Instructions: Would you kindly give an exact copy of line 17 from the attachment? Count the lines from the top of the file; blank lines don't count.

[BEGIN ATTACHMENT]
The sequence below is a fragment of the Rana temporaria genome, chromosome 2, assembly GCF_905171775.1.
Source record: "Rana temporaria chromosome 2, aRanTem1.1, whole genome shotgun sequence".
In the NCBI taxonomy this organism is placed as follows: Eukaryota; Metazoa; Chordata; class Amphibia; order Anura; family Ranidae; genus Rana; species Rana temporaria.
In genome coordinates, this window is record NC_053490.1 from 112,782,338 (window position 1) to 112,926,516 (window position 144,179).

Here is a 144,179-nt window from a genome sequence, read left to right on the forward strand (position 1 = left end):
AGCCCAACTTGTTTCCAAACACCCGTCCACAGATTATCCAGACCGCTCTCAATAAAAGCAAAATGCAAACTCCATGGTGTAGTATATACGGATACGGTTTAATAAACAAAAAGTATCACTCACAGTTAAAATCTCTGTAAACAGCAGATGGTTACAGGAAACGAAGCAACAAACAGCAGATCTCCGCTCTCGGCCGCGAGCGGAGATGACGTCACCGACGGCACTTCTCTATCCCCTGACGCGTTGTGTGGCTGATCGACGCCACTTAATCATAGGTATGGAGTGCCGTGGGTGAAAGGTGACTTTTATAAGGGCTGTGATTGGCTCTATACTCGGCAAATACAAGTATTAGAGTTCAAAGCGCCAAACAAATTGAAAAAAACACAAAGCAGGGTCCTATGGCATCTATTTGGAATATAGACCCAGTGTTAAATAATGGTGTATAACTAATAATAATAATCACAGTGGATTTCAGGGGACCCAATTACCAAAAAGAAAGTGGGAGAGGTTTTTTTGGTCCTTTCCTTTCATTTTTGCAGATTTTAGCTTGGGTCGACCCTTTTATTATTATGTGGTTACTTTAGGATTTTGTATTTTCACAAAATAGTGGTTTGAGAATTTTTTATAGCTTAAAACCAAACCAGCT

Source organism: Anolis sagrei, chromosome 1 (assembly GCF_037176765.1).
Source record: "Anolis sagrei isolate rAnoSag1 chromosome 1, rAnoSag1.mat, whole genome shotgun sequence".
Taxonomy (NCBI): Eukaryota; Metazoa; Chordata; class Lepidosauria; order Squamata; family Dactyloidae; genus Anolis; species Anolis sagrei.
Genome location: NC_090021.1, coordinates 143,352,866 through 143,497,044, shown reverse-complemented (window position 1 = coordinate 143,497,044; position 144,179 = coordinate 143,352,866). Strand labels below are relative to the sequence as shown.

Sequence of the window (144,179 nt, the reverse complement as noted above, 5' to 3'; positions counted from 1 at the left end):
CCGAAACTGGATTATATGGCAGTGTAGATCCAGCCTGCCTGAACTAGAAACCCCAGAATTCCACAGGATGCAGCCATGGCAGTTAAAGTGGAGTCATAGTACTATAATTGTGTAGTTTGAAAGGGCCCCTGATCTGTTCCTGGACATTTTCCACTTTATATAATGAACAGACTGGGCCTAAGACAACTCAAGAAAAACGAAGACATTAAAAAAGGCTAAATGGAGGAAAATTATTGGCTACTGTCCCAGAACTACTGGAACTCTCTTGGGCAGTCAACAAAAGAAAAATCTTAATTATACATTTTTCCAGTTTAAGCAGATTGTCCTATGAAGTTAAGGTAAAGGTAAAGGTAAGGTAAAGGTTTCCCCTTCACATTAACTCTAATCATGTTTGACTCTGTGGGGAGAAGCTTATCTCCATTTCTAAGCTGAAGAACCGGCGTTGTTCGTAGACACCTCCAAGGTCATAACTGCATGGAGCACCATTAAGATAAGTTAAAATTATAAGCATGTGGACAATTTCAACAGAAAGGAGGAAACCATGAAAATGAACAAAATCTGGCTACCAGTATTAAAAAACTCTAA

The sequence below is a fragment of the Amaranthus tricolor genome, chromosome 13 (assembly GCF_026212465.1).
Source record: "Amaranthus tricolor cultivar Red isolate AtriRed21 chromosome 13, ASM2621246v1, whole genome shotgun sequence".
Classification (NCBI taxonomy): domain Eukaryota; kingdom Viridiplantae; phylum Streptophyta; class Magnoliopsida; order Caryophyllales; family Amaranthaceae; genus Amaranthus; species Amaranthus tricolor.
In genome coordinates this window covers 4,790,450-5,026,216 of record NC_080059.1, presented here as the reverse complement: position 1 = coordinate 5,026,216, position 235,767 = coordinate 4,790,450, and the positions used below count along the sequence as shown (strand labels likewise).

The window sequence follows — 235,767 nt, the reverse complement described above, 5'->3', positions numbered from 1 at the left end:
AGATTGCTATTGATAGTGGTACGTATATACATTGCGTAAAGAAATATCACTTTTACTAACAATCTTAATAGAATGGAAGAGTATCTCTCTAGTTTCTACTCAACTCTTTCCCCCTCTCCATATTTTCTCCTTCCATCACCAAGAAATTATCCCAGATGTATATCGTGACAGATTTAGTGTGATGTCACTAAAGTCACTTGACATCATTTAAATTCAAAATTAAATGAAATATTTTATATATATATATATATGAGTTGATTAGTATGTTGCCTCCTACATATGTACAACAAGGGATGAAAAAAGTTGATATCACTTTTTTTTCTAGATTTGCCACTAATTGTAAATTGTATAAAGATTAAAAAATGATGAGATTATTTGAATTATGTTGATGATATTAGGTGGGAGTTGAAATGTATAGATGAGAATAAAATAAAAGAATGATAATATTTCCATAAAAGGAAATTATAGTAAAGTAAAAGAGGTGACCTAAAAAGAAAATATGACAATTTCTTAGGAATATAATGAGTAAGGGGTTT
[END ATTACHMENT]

The window sequence follows — 235,767 nt, the reverse complement described above, 5'->3', positions numbered from 1 at the left end: